Posts tagged ‘language’

Some surprises on day one with the Xiaomi Redmi Note 9 5G


Top: Decent enough specs for the Xiaomi Redmi Note 9 5G. Above: Very respectable download speeds (in the header) as the phone updates 71 apps.

My Xiaomi Redmi Note 9 5G is here, and it’s proved better than the reviews suggested.
   First up, kudos to the seller, YouGeek on Aliexpress, who not only double-checked to see that I wanted the Chinese version, but was considerate enough to send me, without any prompting, a New Zealand power adapter. The wrapping was the most secure I’ve ever seen from any Aliexpress vendor, like a hefty transparent Michelin man.
   DHL did the delivery two days ahead of schedule, which pleased me no end.
   The phone itself surprised me. I imagined 6·53 inches would be too big and 199 g too heavy, but neither has come to pass. It’s marginally taller than the outgoing Meizus but not ridiculously so, and as I have large hands, the width is fine. I haven’t noticed the weight increase, either.
   The blue finish, which isn’t available on the export Note 9T 5G, is probably the best colour of the three on offer, and frankly I don’t care if the back is plastic or metal. As long as it keeps the bits inside, it’s fine.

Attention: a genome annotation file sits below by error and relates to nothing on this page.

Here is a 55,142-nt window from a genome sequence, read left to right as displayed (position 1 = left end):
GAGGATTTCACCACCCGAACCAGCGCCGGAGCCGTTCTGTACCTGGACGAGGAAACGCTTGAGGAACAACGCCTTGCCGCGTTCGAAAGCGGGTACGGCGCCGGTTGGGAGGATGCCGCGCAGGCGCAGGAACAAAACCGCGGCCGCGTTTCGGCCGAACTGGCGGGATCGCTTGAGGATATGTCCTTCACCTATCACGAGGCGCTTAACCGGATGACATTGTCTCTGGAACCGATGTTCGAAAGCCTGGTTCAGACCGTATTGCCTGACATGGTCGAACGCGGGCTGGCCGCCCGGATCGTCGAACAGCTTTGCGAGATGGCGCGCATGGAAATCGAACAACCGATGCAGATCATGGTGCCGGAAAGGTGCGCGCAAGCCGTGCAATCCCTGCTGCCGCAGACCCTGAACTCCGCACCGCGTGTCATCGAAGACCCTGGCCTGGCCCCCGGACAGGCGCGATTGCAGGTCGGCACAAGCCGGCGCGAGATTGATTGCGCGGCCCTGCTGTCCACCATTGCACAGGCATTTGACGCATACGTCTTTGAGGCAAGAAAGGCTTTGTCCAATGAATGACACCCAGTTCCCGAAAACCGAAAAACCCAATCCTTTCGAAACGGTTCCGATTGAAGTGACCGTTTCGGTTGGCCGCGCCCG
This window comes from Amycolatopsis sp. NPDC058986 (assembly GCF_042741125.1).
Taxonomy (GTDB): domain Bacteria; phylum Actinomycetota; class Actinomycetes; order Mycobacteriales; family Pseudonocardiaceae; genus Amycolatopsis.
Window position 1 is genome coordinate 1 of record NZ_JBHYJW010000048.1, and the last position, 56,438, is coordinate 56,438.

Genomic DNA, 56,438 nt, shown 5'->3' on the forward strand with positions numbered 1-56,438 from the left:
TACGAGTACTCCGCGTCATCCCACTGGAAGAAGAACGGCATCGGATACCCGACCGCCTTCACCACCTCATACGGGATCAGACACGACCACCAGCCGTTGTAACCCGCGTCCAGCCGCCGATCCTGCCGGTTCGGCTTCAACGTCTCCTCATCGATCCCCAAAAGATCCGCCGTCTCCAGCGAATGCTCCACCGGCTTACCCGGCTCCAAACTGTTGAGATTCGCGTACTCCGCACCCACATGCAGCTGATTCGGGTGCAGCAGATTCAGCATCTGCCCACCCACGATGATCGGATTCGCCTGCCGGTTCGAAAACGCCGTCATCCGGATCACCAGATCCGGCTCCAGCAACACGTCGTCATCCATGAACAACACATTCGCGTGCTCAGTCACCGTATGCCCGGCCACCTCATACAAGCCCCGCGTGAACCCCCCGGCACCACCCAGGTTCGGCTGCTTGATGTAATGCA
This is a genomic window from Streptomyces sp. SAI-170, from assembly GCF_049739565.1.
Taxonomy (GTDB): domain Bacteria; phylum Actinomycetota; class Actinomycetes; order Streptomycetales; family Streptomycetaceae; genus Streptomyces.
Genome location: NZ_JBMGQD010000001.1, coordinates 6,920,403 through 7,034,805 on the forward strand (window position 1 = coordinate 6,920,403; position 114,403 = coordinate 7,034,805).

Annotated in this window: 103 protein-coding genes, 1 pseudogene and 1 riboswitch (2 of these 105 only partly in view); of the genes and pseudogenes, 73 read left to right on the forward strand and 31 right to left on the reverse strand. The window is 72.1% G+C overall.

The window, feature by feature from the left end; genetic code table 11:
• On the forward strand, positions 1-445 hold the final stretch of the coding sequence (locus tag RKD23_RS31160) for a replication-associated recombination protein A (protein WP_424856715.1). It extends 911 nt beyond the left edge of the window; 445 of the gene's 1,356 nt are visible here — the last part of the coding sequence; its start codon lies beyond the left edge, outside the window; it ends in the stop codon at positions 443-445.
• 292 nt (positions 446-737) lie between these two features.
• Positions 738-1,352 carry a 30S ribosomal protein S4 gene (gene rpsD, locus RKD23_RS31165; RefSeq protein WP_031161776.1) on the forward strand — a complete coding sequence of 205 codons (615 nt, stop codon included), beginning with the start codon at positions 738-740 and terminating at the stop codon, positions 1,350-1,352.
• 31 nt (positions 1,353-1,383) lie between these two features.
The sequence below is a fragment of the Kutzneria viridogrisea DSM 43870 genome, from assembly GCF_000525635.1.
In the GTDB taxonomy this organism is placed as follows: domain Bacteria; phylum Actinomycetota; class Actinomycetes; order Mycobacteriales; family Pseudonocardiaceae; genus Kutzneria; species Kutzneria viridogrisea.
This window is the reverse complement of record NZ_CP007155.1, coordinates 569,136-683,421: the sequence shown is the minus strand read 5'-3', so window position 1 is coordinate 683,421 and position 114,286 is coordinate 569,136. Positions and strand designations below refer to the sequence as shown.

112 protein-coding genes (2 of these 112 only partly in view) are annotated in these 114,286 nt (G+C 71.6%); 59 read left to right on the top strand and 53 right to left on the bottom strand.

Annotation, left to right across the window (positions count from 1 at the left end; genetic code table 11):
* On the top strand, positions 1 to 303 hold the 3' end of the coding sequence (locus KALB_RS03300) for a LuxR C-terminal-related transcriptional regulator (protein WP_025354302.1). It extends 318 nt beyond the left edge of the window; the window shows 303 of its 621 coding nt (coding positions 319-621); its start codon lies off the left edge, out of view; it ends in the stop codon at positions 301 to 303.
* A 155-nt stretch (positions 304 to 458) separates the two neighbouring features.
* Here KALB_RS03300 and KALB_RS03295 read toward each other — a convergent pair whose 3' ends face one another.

What also isn’t on offer for export is precisely these specs: MediaTek Dimensity 800U running at a maximum of 2·4 GHz, 6 Gbyte of RAM, and 128 Gbyte of internal storage. The model code is M2007J22C.
   Other surprises: it’s Android 11 (security update, October 1, 2021) running MIUI 12·5. Now, whether it was straight out of the box, I can’t swear to, since it prompted me to do an update not too long after I switched on and logged in.
   It did try to get me to give a voice print to unlock its features by saying four Chinese words. Naturally I said them, but it seems Xiaomi doesn’t recognize Cantonese! The fingerprint scanner wasn’t that easy to set up—it took numerous attempts before it recognized my finger—but I got there, and now it’s programmed, the home screen does launch quickly.
   The first order of business was to take myself off ad personalization (so easy, they even take you to the screen during set-up), then download Bromite as the browser, to stop using the clumsy default; and replace Sogou keyboard with Microsoft Swiftkey. The rest was getting the apps to mirror the old phones’, which was pretty simple thanks to various APK sites such as APK Pure. The only one that did not function at all (a blank screen after the logo) was Instagram, but you expect Facebook, Inc. products to be buggy. An Uptodown download of a version from June 2021 solved that.